With the certification of the Electoral College votes complete, Joe Biden will become President on January 20 and no doubt usher in sweeping changes. If you want to know what to expect, join us for a webinar on Tuesday, January 19 at noon Eastern. In the meantime, here’s a sneak preview:
The pandemic relief package enacted by Congress in late December briefly extended the available payroll tax credits for leave provided under the Families First Coronavirus Response Act (FFCRA) through March 31, 2021. The relief package did not extend the requirement to provide paid leave, so after December 31, 2020, employers are not mandated to provide paid sick or family leave under the FFCRA. However, eligible employers that elect to provide leave may claim a payroll tax credit for leave wages paid through March 31. Eligible employers are businesses and nonprofits with fewer than 500 employees.
2021 is here, and with the new year comes changes for New York employers seeking to ensure full compliance with newly effective laws, or changes to the law, throughout the State. Employers are well-advised to review the changes for the new year, summarized below.
Employers may require employees in the workplace to get a COVID-19 vaccine, according to newly issued guidelines from the EEOC. But employers may not necessarily terminate an employee who refuses.
While the vaccine may still be months away for most Americans, employers should prepare now for the issues that will arise, including those relating to pre-vaccination screening, administering the vaccine, and handling employees who object on medical or religious grounds. The EEOC guidelines, appearing as a new Q&A Section K in its Technical Assistance bulletin on COVID-19 addresses these and other issues, along with applicability of the Americans with Disabilities Act (ADA), Title VII, the Genetic Information Nondiscrimination Act (GINA), and more.
Voters around the country recently approved a number of ballot initiatives legalizing the use of marijuana for recreational and/or medical purposes, further complicating the patchwork of existing marijuana laws found throughout the country. The confusion is compounded by the fact that marijuana remains classified as a Schedule I drug under the federal Controlled Substances Act, thereby making it illegal (at the federal level) for an employee to use or possess marijuana for any reason. This dichotomy has always produced headaches for employers, but as new states continue to enact statutes with differing requirements relating to marijuana use and its impact in the workplace, employers must now be even more vigilant and learn the requirements of each state’s specific marijuana statutes in order to anticipate and prevent unnecessary legal claims.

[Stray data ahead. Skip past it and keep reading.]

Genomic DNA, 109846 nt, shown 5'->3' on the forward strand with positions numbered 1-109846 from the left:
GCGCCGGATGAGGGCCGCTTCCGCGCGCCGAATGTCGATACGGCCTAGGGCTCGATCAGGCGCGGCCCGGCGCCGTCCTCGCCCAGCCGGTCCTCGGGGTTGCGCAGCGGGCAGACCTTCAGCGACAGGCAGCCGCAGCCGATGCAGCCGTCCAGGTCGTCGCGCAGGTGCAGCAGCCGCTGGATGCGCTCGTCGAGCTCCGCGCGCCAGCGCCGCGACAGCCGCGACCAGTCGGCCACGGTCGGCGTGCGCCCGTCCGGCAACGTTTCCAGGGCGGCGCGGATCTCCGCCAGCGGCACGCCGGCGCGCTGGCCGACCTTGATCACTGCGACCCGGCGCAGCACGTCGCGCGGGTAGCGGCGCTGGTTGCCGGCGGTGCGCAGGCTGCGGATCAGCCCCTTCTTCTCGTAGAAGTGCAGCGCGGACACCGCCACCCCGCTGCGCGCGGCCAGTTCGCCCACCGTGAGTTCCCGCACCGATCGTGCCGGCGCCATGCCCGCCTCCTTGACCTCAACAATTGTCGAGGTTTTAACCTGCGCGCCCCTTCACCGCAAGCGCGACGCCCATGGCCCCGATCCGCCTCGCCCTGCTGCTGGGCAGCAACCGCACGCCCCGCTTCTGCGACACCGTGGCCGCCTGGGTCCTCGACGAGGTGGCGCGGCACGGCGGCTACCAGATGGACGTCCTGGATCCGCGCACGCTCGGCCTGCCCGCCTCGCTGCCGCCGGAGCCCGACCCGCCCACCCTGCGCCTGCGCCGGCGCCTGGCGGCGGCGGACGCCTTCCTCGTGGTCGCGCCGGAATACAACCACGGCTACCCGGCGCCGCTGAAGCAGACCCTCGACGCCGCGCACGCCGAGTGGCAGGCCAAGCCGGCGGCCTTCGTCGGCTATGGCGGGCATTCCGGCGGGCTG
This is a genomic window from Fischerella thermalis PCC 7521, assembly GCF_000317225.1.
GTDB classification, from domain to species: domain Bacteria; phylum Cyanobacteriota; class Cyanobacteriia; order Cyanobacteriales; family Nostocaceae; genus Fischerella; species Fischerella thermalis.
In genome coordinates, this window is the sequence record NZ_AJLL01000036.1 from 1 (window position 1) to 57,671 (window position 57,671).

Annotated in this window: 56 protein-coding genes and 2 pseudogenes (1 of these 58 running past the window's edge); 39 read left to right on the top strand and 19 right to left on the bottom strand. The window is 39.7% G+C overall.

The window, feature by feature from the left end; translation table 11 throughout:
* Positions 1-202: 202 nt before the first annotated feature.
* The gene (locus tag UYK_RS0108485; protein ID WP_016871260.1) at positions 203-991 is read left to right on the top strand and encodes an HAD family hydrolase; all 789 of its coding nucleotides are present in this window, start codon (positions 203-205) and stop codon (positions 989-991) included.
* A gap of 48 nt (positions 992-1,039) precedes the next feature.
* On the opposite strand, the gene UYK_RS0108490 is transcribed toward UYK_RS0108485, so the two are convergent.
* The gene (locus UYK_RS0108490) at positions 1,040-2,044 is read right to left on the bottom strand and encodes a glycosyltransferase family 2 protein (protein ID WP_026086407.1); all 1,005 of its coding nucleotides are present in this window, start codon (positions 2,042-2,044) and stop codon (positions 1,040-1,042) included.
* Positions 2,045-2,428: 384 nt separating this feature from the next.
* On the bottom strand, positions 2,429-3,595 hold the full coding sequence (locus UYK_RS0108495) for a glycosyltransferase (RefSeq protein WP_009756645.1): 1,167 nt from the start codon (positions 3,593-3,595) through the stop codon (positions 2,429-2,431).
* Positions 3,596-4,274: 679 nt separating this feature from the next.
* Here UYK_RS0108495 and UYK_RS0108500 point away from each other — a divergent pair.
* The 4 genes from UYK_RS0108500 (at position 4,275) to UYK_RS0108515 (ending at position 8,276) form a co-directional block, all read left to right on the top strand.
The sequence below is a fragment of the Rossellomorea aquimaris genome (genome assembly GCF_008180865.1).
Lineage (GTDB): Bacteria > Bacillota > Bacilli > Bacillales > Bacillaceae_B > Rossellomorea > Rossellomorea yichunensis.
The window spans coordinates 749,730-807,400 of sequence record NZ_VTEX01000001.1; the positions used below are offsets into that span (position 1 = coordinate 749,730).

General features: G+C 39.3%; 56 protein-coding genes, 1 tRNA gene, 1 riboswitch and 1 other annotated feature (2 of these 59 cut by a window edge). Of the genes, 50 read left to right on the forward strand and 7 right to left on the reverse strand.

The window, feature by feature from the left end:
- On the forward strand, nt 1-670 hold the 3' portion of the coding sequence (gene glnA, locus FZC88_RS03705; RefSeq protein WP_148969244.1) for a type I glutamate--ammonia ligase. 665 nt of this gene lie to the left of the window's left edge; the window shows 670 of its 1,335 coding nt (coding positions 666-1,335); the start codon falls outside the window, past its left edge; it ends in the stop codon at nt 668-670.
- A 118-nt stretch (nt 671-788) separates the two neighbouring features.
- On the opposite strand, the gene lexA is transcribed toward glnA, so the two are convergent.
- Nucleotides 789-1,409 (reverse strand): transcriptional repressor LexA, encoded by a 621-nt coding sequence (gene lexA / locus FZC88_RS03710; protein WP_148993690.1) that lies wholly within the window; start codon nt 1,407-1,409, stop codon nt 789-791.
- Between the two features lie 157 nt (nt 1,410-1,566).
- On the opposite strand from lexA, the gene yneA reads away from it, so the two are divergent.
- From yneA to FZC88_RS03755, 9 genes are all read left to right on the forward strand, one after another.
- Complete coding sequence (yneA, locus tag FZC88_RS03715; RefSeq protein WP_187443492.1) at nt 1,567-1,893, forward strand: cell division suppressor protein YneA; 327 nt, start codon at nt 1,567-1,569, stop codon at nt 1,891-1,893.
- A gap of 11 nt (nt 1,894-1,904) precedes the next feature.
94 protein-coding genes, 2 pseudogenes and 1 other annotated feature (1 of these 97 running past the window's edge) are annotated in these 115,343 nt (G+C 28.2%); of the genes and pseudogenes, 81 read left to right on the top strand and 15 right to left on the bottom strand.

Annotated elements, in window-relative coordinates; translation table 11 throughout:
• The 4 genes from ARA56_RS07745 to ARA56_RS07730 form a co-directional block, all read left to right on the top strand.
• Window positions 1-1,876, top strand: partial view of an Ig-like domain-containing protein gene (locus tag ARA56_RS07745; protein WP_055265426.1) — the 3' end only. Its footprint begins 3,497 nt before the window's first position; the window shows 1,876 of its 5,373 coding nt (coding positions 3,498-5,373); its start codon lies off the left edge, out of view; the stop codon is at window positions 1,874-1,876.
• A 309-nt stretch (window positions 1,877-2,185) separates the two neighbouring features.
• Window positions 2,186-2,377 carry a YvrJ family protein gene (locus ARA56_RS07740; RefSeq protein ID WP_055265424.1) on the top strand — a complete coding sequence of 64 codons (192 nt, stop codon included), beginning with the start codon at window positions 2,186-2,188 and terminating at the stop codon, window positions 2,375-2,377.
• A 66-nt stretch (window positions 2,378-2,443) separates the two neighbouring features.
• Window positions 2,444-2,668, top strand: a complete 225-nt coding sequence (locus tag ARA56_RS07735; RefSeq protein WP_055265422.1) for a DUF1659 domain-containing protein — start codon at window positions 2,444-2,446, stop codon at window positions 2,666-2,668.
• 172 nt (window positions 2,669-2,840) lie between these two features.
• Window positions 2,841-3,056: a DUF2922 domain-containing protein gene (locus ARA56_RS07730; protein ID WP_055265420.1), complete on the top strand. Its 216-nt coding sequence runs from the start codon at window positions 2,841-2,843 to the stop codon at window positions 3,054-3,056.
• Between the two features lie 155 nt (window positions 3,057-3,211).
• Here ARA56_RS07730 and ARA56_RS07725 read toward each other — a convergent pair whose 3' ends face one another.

Nearly all California employers must take steps now to comply with the requirements imposed by the new slate of emergency regulations intended to minimize the spread of COVID-19 in California workplaces. These regulations, adopted by CAL/OSHA on November 30, 2020 are immediately effective. Here is what employers need to know now to protect their businesses and their employees.
The paid leave requirements under the Families First Coronavirus Response Act (FFCRA) will end on December 31, but employers should take steps now to claim the associated tax credits for any required leave they provided to their employees.
It seems that the Equal Employment Opportunity Commission (EEOC) is getting into the holiday spirit and addressing religious bias for the first time in twelve years. Last week, the EEOC proposed updated religious discrimination guidance for public comment. This guidance (clocking in at well over 100 pages) is in line with the agency’s goal to revamp its stance on religious discrimination and protections afforded to employers, especially those affiliated with a religious faith. For employers, the recent guidance provides reasons both to celebrate and gear up for a chilly winter.
On November 3, 2020, nearly 60% of California voters approved a ballot measure to create a carve-out from the state’s expansive independent contractor law, AB 5, for drivers on technology platforms such as Lyft, Uber, Doordash, and Postmates. Proposition 22 essentially creates a new category of workers by allowing transportation technology companies to continue to treat drivers on their platforms as independent contractors while simultaneously requiring the companies to provide a new array of benefits traditionally reserved for employees.
Two new statutes affecting all employers operating in Colorado, the Equal Pay for Equal Work Act (EPEWA) and paid sick leave through Colorado’s Healthy Families and Workplaces Act, will add to the compliance burden of all employers operating in Colorado effective January 1, 2021.
The impact of each new law on employers is discussed below.